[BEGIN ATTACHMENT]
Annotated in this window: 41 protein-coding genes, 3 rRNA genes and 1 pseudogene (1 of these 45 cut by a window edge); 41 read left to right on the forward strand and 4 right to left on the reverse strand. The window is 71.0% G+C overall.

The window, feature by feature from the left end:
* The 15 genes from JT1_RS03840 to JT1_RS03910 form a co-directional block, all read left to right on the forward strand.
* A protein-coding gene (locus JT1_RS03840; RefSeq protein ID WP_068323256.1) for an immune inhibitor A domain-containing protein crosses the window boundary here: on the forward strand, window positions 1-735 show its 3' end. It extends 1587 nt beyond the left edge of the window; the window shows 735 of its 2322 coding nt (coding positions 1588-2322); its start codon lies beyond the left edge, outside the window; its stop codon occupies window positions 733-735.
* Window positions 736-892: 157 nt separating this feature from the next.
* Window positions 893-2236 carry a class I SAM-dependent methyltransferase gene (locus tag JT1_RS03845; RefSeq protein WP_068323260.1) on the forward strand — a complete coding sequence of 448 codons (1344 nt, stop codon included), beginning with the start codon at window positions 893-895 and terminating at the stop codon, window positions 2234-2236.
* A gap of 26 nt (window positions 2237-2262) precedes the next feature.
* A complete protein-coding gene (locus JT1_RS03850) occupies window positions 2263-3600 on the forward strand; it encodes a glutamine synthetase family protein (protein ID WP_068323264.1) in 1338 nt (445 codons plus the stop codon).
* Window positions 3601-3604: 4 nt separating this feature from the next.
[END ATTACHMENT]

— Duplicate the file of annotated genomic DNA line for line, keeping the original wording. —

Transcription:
Annotated in this window: 41 protein-coding genes, 3 rRNA genes and 1 pseudogene (1 of these 45 cut by a window edge); 41 read left to right on the forward strand and 4 right to left on the reverse strand. The window is 71.0% G+C overall.

The window, feature by feature from the left end:
* The 15 genes from JT1_RS03840 to JT1_RS03910 form a co-directional block, all read left to right on the forward strand.
* A protein-coding gene (locus JT1_RS03840; RefSeq protein ID WP_068323256.1) for an immune inhibitor A domain-containing protein crosses the window boundary here: on the forward strand, window positions 1-735 show its 3' end. It extends 1587 nt beyond the left edge of the window; the window shows 735 of its 2322 coding nt (coding positions 1588-2322); its start codon lies beyond the left edge, outside the window; its stop codon occupies window positions 733-735.
* Window positions 736-892: 157 nt separating this feature from the next.
* Window positions 893-2236 carry a class I SAM-dependent methyltransferase gene (locus tag JT1_RS03845; RefSeq protein WP_068323260.1) on the forward strand — a complete coding sequence of 448 codons (1344 nt, stop codon included), beginning with the start codon at window positions 893-895 and terminating at the stop codon, window positions 2234-2236.
* A gap of 26 nt (window positions 2237-2262) precedes the next feature.
* A complete protein-coding gene (locus JT1_RS03850) occupies window positions 2263-3600 on the forward strand; it encodes a glutamine synthetase family protein (protein ID WP_068323264.1) in 1338 nt (445 codons plus the stop codon).
* Window positions 3601-3604: 4 nt separating this feature from the next.